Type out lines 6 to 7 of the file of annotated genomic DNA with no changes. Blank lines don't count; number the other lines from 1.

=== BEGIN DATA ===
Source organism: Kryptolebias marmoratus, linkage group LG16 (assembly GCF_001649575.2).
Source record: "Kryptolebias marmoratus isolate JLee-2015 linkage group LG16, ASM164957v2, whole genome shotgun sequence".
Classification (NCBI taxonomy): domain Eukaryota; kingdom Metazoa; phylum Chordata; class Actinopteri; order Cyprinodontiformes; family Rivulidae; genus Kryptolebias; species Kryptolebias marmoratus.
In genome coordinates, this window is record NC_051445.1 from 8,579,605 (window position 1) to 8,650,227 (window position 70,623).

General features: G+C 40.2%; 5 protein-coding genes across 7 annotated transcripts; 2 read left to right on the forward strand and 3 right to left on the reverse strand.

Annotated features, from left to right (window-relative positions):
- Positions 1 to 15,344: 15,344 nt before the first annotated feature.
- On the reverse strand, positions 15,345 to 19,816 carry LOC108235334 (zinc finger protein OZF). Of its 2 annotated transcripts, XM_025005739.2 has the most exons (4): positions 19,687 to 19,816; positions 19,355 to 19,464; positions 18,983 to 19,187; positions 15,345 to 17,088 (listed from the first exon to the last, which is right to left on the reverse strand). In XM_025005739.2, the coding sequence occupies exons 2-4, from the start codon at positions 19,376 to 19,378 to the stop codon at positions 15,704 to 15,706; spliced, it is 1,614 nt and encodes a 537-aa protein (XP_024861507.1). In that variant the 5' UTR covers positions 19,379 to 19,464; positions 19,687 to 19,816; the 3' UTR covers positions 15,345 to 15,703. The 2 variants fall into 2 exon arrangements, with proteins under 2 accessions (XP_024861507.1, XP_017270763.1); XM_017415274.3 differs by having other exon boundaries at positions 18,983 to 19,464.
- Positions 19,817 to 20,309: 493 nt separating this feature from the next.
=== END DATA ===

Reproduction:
Annotated features, from left to right (window-relative positions):
- Positions 1 to 15,344: 15,344 nt before the first annotated feature.